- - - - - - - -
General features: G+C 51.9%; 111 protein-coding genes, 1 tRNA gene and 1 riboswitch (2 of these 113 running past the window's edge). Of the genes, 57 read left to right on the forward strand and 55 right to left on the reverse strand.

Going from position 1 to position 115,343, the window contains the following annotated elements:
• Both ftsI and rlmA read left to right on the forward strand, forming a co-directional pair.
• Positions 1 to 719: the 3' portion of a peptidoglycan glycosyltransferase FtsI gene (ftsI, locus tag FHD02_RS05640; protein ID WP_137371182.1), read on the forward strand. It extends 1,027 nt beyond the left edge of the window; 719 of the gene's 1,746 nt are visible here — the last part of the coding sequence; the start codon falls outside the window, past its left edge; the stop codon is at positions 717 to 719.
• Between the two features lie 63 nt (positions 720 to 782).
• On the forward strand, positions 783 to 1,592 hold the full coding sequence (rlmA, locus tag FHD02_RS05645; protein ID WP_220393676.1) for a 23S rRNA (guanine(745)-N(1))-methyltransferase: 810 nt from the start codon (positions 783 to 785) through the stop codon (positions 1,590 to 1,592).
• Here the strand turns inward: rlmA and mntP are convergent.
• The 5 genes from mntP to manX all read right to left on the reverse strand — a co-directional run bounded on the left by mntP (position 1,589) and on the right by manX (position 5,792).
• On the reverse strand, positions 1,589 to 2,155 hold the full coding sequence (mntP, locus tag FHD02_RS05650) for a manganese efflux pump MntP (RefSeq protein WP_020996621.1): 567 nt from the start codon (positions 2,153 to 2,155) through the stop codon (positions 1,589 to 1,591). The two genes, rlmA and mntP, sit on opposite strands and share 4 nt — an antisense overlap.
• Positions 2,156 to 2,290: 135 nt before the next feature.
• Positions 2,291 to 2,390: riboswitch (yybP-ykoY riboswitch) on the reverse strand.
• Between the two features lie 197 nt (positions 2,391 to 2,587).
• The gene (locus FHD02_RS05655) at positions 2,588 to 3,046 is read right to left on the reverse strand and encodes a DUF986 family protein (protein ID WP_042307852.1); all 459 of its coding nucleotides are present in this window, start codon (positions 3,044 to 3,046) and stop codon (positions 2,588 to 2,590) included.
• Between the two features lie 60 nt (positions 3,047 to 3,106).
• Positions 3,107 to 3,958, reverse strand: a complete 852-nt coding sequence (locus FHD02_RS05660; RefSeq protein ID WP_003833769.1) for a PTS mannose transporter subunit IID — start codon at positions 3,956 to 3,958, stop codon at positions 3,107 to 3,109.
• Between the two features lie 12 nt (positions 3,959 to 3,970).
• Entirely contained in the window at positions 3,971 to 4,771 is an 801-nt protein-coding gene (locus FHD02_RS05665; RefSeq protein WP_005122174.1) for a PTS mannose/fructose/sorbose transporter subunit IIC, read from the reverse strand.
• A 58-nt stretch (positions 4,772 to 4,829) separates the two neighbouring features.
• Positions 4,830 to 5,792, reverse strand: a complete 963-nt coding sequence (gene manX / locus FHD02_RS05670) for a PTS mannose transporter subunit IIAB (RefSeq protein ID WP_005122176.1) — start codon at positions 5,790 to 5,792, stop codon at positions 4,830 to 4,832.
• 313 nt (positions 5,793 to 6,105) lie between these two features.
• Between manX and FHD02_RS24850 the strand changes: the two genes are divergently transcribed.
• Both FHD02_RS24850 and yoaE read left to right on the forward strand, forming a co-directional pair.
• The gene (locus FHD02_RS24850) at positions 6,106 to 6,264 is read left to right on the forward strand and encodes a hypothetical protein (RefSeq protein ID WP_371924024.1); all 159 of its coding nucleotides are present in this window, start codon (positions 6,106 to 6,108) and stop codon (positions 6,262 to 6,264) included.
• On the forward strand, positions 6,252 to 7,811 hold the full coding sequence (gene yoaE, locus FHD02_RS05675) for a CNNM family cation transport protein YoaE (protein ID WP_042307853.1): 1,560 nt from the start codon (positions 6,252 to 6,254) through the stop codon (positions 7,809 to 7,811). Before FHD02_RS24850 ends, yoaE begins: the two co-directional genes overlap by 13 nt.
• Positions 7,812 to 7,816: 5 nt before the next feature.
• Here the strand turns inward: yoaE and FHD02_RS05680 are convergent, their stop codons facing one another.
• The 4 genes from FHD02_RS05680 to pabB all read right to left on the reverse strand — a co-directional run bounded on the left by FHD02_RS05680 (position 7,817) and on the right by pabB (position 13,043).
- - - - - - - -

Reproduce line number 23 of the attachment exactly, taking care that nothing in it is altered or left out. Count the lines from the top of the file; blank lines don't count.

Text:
• The gene (locus FHD02_RS24850) at positions 6,106 to 6,264 is read left to right on the forward strand and encodes a hypothetical protein (RefSeq protein ID WP_371924024.1); all 159 of its coding nucleotides are present in this window, start codon (positions 6,106 to 6,108) and stop codon (positions 6,262 to 6,264) included.